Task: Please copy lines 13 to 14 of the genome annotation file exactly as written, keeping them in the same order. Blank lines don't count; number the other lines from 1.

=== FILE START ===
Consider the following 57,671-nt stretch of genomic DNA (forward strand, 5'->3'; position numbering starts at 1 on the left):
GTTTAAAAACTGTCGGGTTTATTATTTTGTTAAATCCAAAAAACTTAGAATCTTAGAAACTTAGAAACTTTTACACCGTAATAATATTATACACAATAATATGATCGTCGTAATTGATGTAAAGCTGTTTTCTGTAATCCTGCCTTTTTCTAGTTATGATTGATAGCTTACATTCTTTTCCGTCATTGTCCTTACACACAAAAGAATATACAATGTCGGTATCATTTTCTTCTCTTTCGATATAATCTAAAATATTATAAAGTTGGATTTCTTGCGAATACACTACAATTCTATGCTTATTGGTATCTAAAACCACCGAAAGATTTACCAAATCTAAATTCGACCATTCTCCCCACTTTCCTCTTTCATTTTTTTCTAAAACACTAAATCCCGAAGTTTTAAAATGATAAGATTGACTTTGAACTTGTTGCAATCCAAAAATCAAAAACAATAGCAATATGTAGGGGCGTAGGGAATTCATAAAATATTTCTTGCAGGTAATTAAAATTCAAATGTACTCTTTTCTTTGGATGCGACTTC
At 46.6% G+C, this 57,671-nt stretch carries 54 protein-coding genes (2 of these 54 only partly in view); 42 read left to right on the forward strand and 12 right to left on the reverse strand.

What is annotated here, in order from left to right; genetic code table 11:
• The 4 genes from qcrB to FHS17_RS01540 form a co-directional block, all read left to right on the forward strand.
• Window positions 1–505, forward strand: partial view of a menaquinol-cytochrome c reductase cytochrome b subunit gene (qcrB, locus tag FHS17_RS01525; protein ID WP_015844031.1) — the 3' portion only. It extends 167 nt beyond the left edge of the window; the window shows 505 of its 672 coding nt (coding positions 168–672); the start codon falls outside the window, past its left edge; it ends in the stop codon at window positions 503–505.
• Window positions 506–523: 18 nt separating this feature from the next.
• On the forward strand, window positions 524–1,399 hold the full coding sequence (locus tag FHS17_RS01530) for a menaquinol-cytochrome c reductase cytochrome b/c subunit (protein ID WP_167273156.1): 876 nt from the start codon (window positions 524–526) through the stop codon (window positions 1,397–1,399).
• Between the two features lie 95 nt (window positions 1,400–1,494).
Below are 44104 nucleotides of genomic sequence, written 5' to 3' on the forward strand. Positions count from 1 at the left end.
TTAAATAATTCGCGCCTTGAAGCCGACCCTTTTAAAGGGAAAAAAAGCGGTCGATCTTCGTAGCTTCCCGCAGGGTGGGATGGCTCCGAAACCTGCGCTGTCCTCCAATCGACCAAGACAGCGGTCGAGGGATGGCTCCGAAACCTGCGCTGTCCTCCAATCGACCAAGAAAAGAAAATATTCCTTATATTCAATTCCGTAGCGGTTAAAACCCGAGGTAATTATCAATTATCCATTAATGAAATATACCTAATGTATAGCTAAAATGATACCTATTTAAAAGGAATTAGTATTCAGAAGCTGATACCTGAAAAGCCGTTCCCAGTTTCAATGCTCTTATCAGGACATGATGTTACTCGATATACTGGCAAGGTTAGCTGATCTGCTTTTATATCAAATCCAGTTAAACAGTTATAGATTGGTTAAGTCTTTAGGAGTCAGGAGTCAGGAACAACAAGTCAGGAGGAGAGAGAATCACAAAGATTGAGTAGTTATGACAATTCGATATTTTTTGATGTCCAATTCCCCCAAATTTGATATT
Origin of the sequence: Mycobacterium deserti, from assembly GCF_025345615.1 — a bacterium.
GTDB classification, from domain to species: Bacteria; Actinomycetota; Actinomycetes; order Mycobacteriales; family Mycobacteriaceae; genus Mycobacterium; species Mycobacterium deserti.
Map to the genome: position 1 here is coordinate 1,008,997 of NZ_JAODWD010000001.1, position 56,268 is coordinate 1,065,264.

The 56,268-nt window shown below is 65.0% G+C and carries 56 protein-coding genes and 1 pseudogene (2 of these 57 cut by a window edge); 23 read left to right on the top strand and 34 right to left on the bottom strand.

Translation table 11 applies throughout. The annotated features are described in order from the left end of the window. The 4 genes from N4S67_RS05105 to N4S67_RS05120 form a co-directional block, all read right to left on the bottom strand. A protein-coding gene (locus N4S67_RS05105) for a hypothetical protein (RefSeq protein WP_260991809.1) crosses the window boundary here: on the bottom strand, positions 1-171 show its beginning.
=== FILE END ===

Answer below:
GTDB classification, from domain to species: Bacteria; Actinomycetota; Actinomycetes; order Mycobacteriales; family Mycobacteriaceae; genus Mycobacterium; species Mycobacterium deserti.
Map to the genome: position 1 here is coordinate 1,008,997 of NZ_JAODWD010000001.1, position 56,268 is coordinate 1,065,264.